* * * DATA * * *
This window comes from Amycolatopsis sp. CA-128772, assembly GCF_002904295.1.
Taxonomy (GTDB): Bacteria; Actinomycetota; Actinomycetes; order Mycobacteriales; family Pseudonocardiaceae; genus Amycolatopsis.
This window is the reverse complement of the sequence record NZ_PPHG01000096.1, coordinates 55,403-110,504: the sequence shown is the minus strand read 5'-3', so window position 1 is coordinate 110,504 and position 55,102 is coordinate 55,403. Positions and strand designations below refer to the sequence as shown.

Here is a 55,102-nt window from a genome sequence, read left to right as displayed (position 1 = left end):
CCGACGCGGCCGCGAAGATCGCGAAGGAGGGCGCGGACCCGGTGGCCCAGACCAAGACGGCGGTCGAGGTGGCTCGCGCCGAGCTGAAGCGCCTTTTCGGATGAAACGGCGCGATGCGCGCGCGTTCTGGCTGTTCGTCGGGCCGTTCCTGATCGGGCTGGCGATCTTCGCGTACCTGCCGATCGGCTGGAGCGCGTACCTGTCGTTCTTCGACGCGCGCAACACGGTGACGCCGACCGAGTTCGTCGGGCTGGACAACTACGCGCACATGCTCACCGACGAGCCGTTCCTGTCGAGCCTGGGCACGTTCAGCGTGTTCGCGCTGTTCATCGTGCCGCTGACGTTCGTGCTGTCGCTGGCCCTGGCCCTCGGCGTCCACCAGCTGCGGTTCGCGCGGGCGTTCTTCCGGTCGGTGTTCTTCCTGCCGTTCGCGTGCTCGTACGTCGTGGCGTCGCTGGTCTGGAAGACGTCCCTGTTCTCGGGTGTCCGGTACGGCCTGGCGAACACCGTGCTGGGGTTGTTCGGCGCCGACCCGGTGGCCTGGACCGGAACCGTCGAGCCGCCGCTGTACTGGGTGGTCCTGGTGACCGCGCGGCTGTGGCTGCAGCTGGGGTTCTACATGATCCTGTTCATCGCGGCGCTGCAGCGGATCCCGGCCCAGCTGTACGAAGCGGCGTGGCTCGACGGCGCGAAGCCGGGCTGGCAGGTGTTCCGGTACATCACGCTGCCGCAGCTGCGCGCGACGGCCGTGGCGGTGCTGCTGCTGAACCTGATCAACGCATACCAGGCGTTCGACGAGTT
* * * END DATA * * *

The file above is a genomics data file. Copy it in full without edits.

This window comes from Amycolatopsis sp. CA-128772, assembly GCF_002904295.1.
Taxonomy (GTDB): Bacteria; Actinomycetota; Actinomycetes; order Mycobacteriales; family Pseudonocardiaceae; genus Amycolatopsis.
This window is the reverse complement of the sequence record NZ_PPHG01000096.1, coordinates 55,403-110,504: the sequence shown is the minus strand read 5'-3', so window position 1 is coordinate 110,504 and position 55,102 is coordinate 55,403. Positions and strand designations below refer to the sequence as shown.

Here is a 55,102-nt window from a genome sequence, read left to right as displayed (position 1 = left end):
CCGACGCGGCCGCGAAGATCGCGAAGGAGGGCGCGGACCCGGTGGCCCAGACCAAGACGGCGGTCGAGGTGGCTCGCGCCGAGCTGAAGCGCCTTTTCGGATGAAACGGCGCGATGCGCGCGCGTTCTGGCTGTTCGTCGGGCCGTTCCTGATCGGGCTGGCGATCTTCGCGTACCTGCCGATCGGCTGGAGCGCGTACCTGTCGTTCTTCGACGCGCGCAACACGGTGACGCCGACCGAGTTCGTCGGGCTGGACAACTACGCGCACATGCTCACCGACGAGCCGTTCCTGTCGAGCCTGGGCACGTTCAGCGTGTTCGCGCTGTTCATCGTGCCGCTGACGTTCGTGCTGTCGCTGGCCCTGGCCCTCGGCGTCCACCAGCTGCGGTTCGCGCGGGCGTTCTTCCGGTCGGTGTTCTTCCTGCCGTTCGCGTGCTCGTACGTCGTGGCGTCGCTGGTCTGGAAGACGTCCCTGTTCTCGGGTGTCCGGTACGGCCTGGCGAACACCGTGCTGGGGTTGTTCGGCGCCGACCCGGTGGCCTGGACCGGAACCGTCGAGCCGCCGCTGTACTGGGTGGTCCTGGTGACCGCGCGGCTGTGGCTGCAGCTGGGGTTCTACATGATCCTGTTCATCGCGGCGCTGCAGCGGATCCCGGCCCAGCTGTACGAAGCGGCGTGGCTCGACGGCGCGAAGCCGGGCTGGCAGGTGTTCCGGTACATCACGCTGCCGCAGCTGCGCGCGACGGCCGTGGCGGTGCTGCTGCTGAACCTGATCAACGCATACCAGGCGTTCGACGAGTT